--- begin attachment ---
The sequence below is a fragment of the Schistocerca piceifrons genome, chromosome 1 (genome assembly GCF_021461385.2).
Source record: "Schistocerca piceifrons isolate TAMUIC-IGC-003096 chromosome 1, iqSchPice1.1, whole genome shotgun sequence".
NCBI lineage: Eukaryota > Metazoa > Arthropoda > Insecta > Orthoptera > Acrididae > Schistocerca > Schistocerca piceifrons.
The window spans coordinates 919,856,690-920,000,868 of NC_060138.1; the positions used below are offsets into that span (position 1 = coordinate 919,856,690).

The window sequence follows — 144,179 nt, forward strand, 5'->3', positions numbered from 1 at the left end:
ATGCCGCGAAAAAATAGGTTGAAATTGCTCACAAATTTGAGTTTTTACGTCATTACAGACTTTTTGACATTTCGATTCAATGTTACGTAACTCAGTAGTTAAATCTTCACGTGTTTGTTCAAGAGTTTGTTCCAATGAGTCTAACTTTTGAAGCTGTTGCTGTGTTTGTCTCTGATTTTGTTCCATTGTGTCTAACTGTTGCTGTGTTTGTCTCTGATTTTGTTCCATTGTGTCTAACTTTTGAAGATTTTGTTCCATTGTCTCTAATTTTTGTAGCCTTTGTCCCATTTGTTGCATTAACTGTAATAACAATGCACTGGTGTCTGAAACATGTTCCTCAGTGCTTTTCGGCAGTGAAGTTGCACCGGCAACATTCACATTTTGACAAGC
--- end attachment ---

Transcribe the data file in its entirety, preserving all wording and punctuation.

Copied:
The sequence below is a fragment of the Schistocerca piceifrons genome, chromosome 1 (genome assembly GCF_021461385.2).
Source record: "Schistocerca piceifrons isolate TAMUIC-IGC-003096 chromosome 1, iqSchPice1.1, whole genome shotgun sequence".
NCBI lineage: Eukaryota > Metazoa > Arthropoda > Insecta > Orthoptera > Acrididae > Schistocerca > Schistocerca piceifrons.
The window spans coordinates 919,856,690-920,000,868 of NC_060138.1; the positions used below are offsets into that span (position 1 = coordinate 919,856,690).

The window sequence follows — 144,179 nt, forward strand, 5'->3', positions numbered from 1 at the left end:
ATGCCGCGAAAAAATAGGTTGAAATTGCTCACAAATTTGAGTTTTTACGTCATTACAGACTTTTTGACATTTCGATTCAATGTTACGTAACTCAGTAGTTAAATCTTCACGTGTTTGTTCAAGAGTTTGTTCCAATGAGTCTAACTTTTGAAGCTGTTGCTGTGTTTGTCTCTGATTTTGTTCCATTGTGTCTAACTGTTGCTGTGTTTGTCTCTGATTTTGTTCCATTGTGTCTAACTTTTGAAGATTTTGTTCCATTGTCTCTAATTTTTGTAGCCTTTGTCCCATTTGTTGCATTAACTGTAATAACAATGCACTGGTGTCTGAAACATGTTCCTCAGTGCTTTTCGGCAGTGAAGTTGCACCGGCAACATTCACATTTTGACAAGC